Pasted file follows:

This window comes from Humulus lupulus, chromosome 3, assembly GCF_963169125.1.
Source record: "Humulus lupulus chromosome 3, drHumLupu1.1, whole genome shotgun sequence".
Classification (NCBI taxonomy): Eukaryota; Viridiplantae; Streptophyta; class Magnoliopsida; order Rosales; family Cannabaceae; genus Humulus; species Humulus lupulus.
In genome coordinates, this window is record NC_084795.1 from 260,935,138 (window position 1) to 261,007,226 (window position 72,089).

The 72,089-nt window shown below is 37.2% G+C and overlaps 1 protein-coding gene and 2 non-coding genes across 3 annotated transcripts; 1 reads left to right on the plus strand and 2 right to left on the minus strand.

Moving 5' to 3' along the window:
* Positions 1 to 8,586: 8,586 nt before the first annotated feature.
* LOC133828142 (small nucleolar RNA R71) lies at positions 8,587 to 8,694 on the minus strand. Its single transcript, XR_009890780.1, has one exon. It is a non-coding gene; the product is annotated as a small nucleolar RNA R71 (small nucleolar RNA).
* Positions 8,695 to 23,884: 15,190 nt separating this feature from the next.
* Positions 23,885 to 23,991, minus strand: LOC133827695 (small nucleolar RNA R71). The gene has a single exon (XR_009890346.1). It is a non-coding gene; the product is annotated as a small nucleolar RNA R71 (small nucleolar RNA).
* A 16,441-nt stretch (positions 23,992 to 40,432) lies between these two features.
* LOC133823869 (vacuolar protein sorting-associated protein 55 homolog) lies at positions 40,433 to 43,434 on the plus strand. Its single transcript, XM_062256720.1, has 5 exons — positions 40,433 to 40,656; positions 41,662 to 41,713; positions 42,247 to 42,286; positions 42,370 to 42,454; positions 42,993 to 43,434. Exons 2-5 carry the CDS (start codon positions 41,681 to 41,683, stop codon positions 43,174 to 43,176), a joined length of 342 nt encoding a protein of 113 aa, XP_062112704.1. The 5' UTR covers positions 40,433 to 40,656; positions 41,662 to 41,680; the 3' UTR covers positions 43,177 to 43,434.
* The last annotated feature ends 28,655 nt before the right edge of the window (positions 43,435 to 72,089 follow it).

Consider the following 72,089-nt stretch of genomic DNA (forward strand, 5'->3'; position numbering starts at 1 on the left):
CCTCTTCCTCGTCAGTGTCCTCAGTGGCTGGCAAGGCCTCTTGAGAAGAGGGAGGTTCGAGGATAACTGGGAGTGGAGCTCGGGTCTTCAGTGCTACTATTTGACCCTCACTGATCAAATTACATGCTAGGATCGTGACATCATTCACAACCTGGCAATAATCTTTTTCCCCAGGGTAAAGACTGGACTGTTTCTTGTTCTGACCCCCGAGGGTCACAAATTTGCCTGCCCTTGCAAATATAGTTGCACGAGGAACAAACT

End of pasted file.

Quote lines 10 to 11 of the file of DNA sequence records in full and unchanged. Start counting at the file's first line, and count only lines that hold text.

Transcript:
* Positions 23,885 to 23,991, minus strand: LOC133827695 (small nucleolar RNA R71). The gene has a single exon (XR_009890346.1). It is a non-coding gene; the product is annotated as a small nucleolar RNA R71 (small nucleolar RNA).
* A 16,441-nt stretch (positions 23,992 to 40,432) lies between these two features.